Managing Employee Stress
Stress -- physical, mental and emotional wear-and-tear -- is emerging as a leading health risk of the 21st century and as a serious hazard in the workplace. Consider these:
- Disabling stress has doubled over the past six years in the United States
- One million people are absent from work every day due to stress-related problems
- Companies spend an average of $7,500 per year per employee due to stress
- 75-80 percent of workplace accidents are stress-related
Employee stress can take many forms: anxiety, aggression, irritability, dependency, withdrawal or depression. Whatever form it takes, stress can result in absenteeism, employee burnout, high turnover and reduced productivity. It can cause an increase in medical expenses, health insurance costs and workers’ compensation claims.
It is important for companies and managers to treat workplace stress like any other work-related health hazard by taking active steps to prevent and manage it. Simply dealing with the symptoms of stress when they arise isn’t enough. It is equally important to address the causes.
The first step is identifying sources of stress in your organization. Possible stressors include high workloads, organizational changes, lack of employee control, the organization’s culture and operating style, emphasis on competition, fear of job loss, increased technology and the push for multi-tasking. The best ways to gauge the sources of stress are to observe trends during high-stress periods and to get regular feedback from employees.
Once you have identified workplace stressors, here are some ways to eliminate or reduce them:
- Improve policies, procedures and practices that undermine employees’ personal power, sense of control or motivation
- Make changes in the work environment that result in increased employee involvement by giving them as much control as possible over their tasks; involve employees in setting goals, making decisions and solving problems
- Adopt new cultural and communication styles that prevent misperceptions and encourage the sharing of ideas
- Make sure employees are clear about expectations and priorities
- Keep employees apprised of changes and how those changes will affect their work in both the long and short term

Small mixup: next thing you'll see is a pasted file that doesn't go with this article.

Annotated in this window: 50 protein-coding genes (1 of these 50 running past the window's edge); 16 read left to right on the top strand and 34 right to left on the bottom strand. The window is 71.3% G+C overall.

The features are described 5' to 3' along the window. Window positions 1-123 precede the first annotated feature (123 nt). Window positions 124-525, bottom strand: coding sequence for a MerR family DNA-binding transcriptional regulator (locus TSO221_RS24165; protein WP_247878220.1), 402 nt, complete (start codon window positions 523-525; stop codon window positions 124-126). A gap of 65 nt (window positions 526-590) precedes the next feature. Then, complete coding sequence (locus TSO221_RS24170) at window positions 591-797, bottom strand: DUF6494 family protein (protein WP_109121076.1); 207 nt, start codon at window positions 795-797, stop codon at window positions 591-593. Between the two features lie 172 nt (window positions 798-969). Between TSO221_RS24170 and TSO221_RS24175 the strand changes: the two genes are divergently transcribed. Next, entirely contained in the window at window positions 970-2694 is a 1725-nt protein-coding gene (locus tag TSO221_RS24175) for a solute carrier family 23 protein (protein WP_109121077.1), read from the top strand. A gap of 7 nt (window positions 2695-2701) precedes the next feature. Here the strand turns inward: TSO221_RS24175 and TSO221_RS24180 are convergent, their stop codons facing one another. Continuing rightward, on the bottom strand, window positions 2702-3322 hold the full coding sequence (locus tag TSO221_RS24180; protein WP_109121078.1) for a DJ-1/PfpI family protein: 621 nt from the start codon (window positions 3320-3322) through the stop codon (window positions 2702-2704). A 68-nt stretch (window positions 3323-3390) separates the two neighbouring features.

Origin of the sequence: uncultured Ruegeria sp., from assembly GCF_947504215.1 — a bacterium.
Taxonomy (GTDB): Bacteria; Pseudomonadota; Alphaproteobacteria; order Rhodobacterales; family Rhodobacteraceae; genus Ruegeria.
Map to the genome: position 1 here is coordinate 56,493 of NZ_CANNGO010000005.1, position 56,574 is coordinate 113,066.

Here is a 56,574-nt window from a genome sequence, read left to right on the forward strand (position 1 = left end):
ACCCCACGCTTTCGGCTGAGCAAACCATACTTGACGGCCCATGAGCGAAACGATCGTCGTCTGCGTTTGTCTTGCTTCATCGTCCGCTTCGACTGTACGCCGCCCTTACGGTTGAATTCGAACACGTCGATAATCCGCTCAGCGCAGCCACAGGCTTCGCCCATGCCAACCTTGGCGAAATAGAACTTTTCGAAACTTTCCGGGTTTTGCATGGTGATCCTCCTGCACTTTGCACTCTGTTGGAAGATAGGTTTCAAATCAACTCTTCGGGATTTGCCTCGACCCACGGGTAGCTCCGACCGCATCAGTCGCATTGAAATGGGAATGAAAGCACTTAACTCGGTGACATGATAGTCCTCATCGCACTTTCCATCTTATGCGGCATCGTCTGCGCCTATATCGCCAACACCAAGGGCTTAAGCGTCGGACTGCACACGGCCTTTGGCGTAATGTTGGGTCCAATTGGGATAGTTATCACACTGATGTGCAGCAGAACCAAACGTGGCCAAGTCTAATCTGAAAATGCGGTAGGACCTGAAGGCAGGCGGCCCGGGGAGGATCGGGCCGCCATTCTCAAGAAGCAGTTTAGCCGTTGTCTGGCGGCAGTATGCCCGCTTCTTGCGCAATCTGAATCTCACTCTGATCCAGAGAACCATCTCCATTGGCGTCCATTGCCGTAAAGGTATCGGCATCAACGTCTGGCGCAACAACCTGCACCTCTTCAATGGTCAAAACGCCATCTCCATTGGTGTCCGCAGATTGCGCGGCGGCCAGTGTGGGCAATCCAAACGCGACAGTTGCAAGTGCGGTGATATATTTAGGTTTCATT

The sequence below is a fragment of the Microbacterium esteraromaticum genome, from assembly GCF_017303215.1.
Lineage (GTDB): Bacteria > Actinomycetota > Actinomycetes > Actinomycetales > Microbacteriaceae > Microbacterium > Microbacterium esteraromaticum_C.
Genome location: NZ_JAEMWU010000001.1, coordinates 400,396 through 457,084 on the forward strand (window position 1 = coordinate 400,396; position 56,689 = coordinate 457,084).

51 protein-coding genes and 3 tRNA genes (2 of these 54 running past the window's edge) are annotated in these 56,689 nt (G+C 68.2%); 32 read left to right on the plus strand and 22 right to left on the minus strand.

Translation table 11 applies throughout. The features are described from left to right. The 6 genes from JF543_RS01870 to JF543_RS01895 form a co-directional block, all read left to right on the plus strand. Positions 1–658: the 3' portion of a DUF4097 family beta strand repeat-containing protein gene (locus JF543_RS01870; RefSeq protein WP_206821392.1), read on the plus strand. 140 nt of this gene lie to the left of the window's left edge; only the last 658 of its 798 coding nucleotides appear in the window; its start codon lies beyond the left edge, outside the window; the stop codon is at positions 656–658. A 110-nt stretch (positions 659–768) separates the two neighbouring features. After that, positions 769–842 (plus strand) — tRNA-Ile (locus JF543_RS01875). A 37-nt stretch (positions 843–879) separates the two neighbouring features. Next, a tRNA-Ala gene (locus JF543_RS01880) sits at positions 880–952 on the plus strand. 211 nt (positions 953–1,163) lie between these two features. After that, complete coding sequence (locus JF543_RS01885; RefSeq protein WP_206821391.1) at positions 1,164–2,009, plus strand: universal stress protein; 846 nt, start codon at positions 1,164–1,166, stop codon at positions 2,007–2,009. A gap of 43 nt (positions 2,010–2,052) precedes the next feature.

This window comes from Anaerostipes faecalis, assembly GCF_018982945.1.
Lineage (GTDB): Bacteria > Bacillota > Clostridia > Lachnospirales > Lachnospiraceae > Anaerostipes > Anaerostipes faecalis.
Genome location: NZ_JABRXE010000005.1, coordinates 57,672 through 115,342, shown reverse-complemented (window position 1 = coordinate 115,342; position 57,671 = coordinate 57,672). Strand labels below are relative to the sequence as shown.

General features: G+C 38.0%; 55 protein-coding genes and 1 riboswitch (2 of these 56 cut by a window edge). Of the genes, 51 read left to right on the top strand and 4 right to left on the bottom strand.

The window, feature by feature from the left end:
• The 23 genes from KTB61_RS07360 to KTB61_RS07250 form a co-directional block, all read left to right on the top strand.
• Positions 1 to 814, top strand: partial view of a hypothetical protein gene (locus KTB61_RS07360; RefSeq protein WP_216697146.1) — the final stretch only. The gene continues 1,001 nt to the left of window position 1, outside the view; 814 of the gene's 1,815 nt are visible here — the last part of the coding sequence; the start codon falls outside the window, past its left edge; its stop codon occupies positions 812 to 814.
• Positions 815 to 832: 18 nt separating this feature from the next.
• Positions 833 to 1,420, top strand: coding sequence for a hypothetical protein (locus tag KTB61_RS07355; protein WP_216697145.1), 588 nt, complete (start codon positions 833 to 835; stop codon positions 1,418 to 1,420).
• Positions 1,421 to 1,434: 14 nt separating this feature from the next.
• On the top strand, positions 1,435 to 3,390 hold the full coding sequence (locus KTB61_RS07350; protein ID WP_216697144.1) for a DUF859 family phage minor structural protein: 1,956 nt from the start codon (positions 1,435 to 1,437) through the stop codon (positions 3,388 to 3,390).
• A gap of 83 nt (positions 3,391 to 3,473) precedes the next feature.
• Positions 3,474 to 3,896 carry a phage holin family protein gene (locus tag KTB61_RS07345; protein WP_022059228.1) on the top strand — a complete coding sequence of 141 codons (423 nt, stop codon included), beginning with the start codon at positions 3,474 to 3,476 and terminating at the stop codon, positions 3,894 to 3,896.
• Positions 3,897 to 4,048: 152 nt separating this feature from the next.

- Supply employees with the resources they need to get the job done
- Consider physical changes in the work environment to make it more comfortable and user-friendly
Building Stress Resilience
Helping employees cope with personal stress, balance their home and work lives and build stress resistance can benefit your entire organization. Help your employees build strong stress management skills by taking these steps:
- Offer training programs that teach stress management techniques, relaxation, time management, positive thinking and assertiveness
- Institute flexible work schedule or telecommuting options if possible
- Be flexible, within reason, in allowing employees to take time away from work to deal with personal and family issues, which can be a considerable source of stress
- Consider providing a relaxation space in your workplace
- Be aware of yourself as a role model by demonstrating good coping and stress reduction behaviors
The Danger Signs of Acute Stress
Chronic anxiety, apathy, feelings of hopelessness, withdrawal, alcohol or drug problems, or depression all can indicate the need for immediate help. When an employee is in acute stress, it may warrant a call by the manager to your company’s employee assistance program (EAP) to decide how best to proceed.
Stress is a part of life. All organizations will have some degree of stress among their employees. The key to success is seeking solutions that target the sources of workplace stress and teaching people to cope with inevitable personal and professional stressors
This article was provided by BJC Employee Assistance Program.